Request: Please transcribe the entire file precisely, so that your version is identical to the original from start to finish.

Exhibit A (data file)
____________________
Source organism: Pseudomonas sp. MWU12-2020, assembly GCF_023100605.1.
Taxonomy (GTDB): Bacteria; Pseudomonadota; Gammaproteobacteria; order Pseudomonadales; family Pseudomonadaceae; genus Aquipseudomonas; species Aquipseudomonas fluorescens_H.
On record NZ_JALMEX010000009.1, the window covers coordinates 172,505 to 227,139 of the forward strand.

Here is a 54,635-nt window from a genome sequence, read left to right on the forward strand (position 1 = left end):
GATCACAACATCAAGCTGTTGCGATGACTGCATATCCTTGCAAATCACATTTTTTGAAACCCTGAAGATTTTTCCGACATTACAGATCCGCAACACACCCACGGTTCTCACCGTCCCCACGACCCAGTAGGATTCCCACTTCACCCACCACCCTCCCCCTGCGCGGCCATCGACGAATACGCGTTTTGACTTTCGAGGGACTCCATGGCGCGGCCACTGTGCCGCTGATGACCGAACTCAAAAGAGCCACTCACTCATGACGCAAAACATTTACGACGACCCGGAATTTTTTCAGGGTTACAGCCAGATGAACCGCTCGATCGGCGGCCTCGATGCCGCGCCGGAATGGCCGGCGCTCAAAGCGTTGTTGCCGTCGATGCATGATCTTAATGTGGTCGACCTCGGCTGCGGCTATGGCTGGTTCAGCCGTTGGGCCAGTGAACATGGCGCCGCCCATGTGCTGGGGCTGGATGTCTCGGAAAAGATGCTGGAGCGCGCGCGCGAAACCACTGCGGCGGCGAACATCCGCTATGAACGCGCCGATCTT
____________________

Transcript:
Source organism: Pseudomonas sp. MWU12-2020, assembly GCF_023100605.1.
Taxonomy (GTDB): Bacteria; Pseudomonadota; Gammaproteobacteria; order Pseudomonadales; family Pseudomonadaceae; genus Aquipseudomonas; species Aquipseudomonas fluorescens_H.
On record NZ_JALMEX010000009.1, the window covers coordinates 172,505 to 227,139 of the forward strand.

Here is a 54,635-nt window from a genome sequence, read left to right on the forward strand (position 1 = left end):
GATCACAACATCAAGCTGTTGCGATGACTGCATATCCTTGCAAATCACATTTTTTGAAACCCTGAAGATTTTTCCGACATTACAGATCCGCAACACACCCACGGTTCTCACCGTCCCCACGACCCAGTAGGATTCCCACTTCACCCACCACCCTCCCCCTGCGCGGCCATCGACGAATACGCGTTTTGACTTTCGAGGGACTCCATGGCGCGGCCACTGTGCCGCTGATGACCGAACTCAAAAGAGCCACTCACTCATGACGCAAAACATTTACGACGACCCGGAATTTTTTCAGGGTTACAGCCAGATGAACCGCTCGATCGGCGGCCTCGATGCCGCGCCGGAATGGCCGGCGCTCAAAGCGTTGTTGCCGTCGATGCATGATCTTAATGTGGTCGACCTCGGCTGCGGCTATGGCTGGTTCAGCCGTTGGGCCAGTGAACATGGCGCCGCCCATGTGCTGGGGCTGGATGTCTCGGAAAAGATGCTGGAGCGCGCGCGCGAAACCACTGCGGCGGCGAACATCCGCTATGAACGCGCCGATCTT